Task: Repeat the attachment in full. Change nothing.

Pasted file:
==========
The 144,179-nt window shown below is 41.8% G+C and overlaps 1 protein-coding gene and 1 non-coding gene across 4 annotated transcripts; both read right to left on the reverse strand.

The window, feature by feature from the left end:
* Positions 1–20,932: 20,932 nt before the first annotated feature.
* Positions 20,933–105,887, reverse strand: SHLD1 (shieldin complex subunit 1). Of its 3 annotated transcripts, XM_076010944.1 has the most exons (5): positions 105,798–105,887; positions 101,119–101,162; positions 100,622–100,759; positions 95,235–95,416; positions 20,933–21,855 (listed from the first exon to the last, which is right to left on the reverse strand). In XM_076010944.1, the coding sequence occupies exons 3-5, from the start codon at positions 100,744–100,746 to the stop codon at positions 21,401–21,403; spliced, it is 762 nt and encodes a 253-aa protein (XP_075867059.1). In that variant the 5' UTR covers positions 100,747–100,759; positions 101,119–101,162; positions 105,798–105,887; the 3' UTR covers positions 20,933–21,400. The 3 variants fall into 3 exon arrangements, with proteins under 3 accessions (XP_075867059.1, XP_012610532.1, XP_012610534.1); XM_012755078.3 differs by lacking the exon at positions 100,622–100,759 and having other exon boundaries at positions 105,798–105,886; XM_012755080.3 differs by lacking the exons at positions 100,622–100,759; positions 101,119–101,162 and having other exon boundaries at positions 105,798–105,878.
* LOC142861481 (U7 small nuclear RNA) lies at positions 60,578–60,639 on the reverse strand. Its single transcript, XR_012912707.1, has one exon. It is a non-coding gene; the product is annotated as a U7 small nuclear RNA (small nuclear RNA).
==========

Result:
The 144,179-nt window shown below is 41.8% G+C and overlaps 1 protein-coding gene and 1 non-coding gene across 4 annotated transcripts; both read right to left on the reverse strand.

The window, feature by feature from the left end:
* Positions 1–20,932: 20,932 nt before the first annotated feature.
* Positions 20,933–105,887, reverse strand: SHLD1 (shieldin complex subunit 1). Of its 3 annotated transcripts, XM_076010944.1 has the most exons (5): positions 105,798–105,887; positions 101,119–101,162; positions 100,622–100,759; positions 95,235–95,416; positions 20,933–21,855 (listed from the first exon to the last, which is right to left on the reverse strand). In XM_076010944.1, the coding sequence occupies exons 3-5, from the start codon at positions 100,744–100,746 to the stop codon at positions 21,401–21,403; spliced, it is 762 nt and encodes a 253-aa protein (XP_075867059.1). In that variant the 5' UTR covers positions 100,747–100,759; positions 101,119–101,162; positions 105,798–105,887; the 3' UTR covers positions 20,933–21,400. The 3 variants fall into 3 exon arrangements, with proteins under 3 accessions (XP_075867059.1, XP_012610532.1, XP_012610534.1); XM_012755078.3 differs by lacking the exon at positions 100,622–100,759 and having other exon boundaries at positions 105,798–105,886; XM_012755080.3 differs by lacking the exons at positions 100,622–100,759; positions 101,119–101,162 and having other exon boundaries at positions 105,798–105,878.
* LOC142861481 (U7 small nuclear RNA) lies at positions 60,578–60,639 on the reverse strand. Its single transcript, XR_012912707.1, has one exon. It is a non-coding gene; the product is annotated as a U7 small nuclear RNA (small nuclear RNA).